Academic journal article Field Educator

The Future of Field Education: A Conversation with Darla Spence Coffey

Academic journal article Field Educator

The Future of Field Education: A Conversation with Darla Spence Coffey

Article excerpt

[Editor's Note: In this issue's Conversation, Dr. Darla Spence Coffey, President and Chief Executive Officer of the Council on Social Work Education, is interviewed by Springfield College's Director of Field Education and Professor, Dr. Bill Fisher. In a wide-ranging interview we learn about Dr. Coffey's thoughts on the preliminary findings of the recent national Commission on Field Education (COFE) survey, and her impressive efforts to better link Field Education to federal workforce development initiatives. CSWE's new affiliation with The National Center for Inter-professional Practice in Education is also discussed. Preliminary findings of the COFE survey of Field Directors on Models, Staffing and Resources can be found at CSWE]

Bill Fisher: Darla, first I'd like to start by recognizing the importance of your leadership in working to improve field education. As co-chair of the task force that will be examining the results of the field education survey, I'd like to say that it's very positive that there is an increasing understanding of the central role of field education.

Darla Spence Coffey: This has been very natural for me. I have a BSW, MSW, and PhD in social work. I'm a social worker through and through. I spent many years practicing social work before I even considered going into the academy.

As a social work student, I had some fabulous professors, but I would be hard pressed to give you any details about the classes that I took. I could definitely tell you some detailed stories about my field experiences. Those are the experiences that really bring things together for students. It's really important for me to contribute and lead in these conversations.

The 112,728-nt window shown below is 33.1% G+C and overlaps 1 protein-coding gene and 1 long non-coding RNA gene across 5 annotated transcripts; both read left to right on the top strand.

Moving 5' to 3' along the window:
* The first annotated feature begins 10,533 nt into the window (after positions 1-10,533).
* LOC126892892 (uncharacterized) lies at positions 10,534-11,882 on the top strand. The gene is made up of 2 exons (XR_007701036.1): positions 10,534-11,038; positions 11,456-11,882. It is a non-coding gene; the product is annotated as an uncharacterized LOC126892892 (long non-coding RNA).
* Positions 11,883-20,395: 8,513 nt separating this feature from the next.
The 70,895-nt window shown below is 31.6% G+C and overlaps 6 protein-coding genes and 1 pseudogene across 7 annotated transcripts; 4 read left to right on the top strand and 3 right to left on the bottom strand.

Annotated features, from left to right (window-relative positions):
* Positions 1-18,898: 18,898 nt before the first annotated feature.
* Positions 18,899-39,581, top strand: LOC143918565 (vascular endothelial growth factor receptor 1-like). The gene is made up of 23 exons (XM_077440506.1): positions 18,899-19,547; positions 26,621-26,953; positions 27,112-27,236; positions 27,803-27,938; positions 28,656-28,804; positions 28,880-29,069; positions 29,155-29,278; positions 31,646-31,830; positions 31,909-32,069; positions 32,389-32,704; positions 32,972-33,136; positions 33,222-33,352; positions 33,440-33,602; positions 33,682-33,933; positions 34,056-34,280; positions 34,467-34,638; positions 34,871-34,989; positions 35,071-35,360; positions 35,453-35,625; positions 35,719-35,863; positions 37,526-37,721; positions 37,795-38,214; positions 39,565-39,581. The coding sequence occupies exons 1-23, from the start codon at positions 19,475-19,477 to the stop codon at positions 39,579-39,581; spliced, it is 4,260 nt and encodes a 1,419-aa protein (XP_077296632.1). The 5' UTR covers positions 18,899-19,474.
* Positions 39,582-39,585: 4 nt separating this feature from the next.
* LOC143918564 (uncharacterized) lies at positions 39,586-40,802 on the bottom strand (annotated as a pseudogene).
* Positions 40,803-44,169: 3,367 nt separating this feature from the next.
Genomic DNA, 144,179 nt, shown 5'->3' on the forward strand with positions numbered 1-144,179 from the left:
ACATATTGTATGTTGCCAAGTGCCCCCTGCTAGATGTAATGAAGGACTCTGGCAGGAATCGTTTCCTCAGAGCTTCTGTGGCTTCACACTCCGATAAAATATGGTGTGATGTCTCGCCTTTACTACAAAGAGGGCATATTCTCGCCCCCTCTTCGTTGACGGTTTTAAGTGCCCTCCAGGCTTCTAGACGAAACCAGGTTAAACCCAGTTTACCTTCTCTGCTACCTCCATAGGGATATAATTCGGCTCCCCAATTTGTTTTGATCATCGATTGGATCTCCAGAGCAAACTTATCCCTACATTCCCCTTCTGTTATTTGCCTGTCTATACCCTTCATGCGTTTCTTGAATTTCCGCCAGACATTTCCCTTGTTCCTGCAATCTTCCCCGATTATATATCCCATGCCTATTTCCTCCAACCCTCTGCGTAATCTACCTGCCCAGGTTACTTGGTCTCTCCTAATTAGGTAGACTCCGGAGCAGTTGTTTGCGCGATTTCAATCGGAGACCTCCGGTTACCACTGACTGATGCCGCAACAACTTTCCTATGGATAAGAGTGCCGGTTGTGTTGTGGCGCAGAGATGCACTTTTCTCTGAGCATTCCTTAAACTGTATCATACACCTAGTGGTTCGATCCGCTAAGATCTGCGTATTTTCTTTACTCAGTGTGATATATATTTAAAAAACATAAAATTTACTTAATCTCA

For me, field is absolutely the heart of social work education. I always cringed when I heard folks talk about social work education and field education as though they were two separate entities. Hopefully, we'll get to the day when we say "social work education" and everybody in the room understands that means field is intricately integrated into all of that.

It's been an honor and privilege to be in my position and try to find ways to highlight the importance and elevate the conversations about field education.

BF: The initial findings of the state of field survey, an initiative of CSWE and COFE, were recently released. What implications do you see in a preliminary look at the data?

DSC: First, let me thank you for the work that you did on the report and the ongoing work in terms of diving deeper into this data.

I'm looking forward to what we decide to focus on within the data. In general, it highlights a number of things that we're doing very well. It also highlights that as much as we talk about the need to have creativity and innovation, we're still relying on traditional models for the structure of field education. That surprised me.

For example, in terms of the academic year, a student starts in the fall, and goes through the spring. We really have not budged in terms of how field has been historically structured. That was a bit surprising.

BF: If I can offer an insight on that, new models could really enhance the learning experience and the skill development, but they're also complicated to administer.

That's something that we don't always consider when we're exploring a model, that is, if you have half of your student body pursuing one model, and a third pursuing another model, and a quarter pursuing another model, it's very complex to administer. That, of course, brings us back to resources. That's one caveat that I would add to the idea of alternative models, alternative models usually require more resources.

DSC: I know.

BF: How do you see deans and directors using the information from the survey? Do you think there are some important takeaways for them?

DSC: I have a great appreciation for the pressure that deans and directors experience. They're betwixt and between, dedicated to quality social work education as well as needing to answer to provosts and to presidential priorities. …

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